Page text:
Reader comment: Hello Tom and Kate, I really enjoy reading your Postcards and seeing photos of the family. Sorry to hear you found Mt. Rushmore “underwhelming.” I’m glad you were honest about the experience. I’ve never been there but would like to visit the place “one of these days,” and the progress of the Crazy Horse monument as well.

Reader comment: Greetings Tom. I disagree with your dark sentiments about Mt. Rushmore and the “stolen lands.” The native Americans were a conquered people from the time when conquering and taking had been de rigueur for centuries. The worst thing we did to them was give them any land for reservations, as this prevented them from assimilating into the great nation of America, only to devolve into the mess many tribes live in now.

Reader comment: Sorry you found your experience underwhelming. I first visited there in the 1960’s with my grandparents and was awestruck. I took my wife there for the 10th anniversary of 9/11 in 2011. We went to the park ranger’s presentation at night, with the carvings aglow. And even my wife, who is from Holland, was in tears. I encourage you to take as many park ranger tours as you can when visiting national parks; they are enlightening, historical, and give a whole different perspective of what you are experiencing. Don’t be a two-hour “tourist,” but spend time learning about what you and your family are experiencing. You may never be back! Enjoy your Postcards.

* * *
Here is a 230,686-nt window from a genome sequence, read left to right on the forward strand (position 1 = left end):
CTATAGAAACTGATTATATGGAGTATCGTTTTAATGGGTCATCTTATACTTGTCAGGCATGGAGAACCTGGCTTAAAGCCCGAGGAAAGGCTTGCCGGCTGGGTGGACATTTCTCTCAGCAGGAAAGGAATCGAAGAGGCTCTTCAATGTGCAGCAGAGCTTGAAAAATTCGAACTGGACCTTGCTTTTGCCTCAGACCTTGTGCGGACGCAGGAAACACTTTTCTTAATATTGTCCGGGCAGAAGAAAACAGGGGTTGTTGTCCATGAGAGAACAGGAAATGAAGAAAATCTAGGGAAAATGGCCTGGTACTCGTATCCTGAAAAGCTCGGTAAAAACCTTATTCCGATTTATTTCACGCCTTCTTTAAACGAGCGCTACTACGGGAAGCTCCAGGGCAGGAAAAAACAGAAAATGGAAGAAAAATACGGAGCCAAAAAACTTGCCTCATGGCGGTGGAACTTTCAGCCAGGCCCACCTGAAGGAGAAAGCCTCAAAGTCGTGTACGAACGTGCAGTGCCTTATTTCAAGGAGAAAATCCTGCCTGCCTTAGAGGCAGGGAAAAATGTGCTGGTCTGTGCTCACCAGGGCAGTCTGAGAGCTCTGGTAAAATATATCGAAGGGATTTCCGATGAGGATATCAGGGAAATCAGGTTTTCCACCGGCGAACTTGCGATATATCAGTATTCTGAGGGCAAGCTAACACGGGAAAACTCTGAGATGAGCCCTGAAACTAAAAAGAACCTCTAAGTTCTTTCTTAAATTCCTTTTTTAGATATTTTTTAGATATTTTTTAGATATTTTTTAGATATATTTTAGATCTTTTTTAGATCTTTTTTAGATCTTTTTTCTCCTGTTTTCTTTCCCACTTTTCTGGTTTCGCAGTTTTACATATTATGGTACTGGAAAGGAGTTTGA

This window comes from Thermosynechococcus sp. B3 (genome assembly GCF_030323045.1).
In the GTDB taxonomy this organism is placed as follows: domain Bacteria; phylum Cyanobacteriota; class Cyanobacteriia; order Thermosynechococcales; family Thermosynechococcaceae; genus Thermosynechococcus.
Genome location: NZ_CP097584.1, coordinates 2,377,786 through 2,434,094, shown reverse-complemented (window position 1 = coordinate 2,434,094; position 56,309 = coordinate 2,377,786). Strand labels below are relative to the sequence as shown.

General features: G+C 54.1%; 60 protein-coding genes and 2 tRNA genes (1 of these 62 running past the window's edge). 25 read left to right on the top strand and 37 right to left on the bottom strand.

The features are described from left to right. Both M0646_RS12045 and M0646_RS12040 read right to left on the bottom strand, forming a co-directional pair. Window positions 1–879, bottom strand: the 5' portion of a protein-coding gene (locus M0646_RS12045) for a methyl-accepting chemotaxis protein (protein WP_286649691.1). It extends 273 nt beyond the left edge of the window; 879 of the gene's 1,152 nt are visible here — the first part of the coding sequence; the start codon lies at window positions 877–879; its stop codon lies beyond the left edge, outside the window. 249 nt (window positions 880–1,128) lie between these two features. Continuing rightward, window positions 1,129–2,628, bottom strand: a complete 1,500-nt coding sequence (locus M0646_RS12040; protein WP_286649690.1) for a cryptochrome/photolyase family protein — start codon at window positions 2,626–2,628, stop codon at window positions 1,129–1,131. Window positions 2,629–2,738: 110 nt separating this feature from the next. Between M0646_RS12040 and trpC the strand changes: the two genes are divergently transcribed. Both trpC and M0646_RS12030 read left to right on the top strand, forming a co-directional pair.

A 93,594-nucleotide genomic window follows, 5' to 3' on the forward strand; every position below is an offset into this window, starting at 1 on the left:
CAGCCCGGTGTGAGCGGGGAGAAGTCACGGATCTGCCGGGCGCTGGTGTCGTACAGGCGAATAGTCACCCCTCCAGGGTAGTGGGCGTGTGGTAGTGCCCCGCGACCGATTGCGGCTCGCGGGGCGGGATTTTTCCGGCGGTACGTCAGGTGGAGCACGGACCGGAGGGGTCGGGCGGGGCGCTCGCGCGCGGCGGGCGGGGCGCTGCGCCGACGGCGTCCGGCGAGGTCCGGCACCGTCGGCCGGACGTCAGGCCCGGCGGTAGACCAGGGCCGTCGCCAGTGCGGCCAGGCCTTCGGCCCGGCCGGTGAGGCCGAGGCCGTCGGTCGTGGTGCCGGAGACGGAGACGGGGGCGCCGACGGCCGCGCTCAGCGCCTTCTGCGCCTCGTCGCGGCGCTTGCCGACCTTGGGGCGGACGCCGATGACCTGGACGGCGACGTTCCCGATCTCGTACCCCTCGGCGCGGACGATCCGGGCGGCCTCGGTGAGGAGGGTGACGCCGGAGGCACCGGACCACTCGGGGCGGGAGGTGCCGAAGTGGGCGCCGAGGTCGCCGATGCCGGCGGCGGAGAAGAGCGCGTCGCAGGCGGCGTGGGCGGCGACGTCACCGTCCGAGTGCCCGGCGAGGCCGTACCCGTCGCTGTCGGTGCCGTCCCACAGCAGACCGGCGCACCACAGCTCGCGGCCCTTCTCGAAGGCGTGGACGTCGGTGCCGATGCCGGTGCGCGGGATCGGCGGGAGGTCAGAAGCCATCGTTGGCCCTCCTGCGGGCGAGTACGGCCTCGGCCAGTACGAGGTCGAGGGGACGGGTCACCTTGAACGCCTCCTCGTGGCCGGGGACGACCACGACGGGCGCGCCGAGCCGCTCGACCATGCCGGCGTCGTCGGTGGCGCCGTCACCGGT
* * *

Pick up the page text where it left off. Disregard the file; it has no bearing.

Tom’s response: Unfortunately, due to COVID, all of the national park visitor centers are closed. You can still enter the park, but you can’t go into the buildings.

Reader comment: Tom, hope you had clear skies for your overnight in the Badlands. It remains one of the best locations in the 48 for stargazing. The entire Black Hills used to be the same, but over the past 30 years, the growing light pollution from Rapid City has diminished that.

The Badlands are the most beautiful (because of the light angles) near sunrise and sunset, but the total lack of artificial light at night provides an unforgettable experience. As I come across the state, heading for our summer place near Custer, I sometimes time my arrival at the Badlands for midnight, and just watch the stars and sleep in the vehicle. The sky panorama is, in my opinion, a fully adequate explanation for why pre-scientific humanoids had to invent the concept of gods. Our family has had property in the Custer area for nearly 80 years. A great vacation area and a choice “bolthole” destination.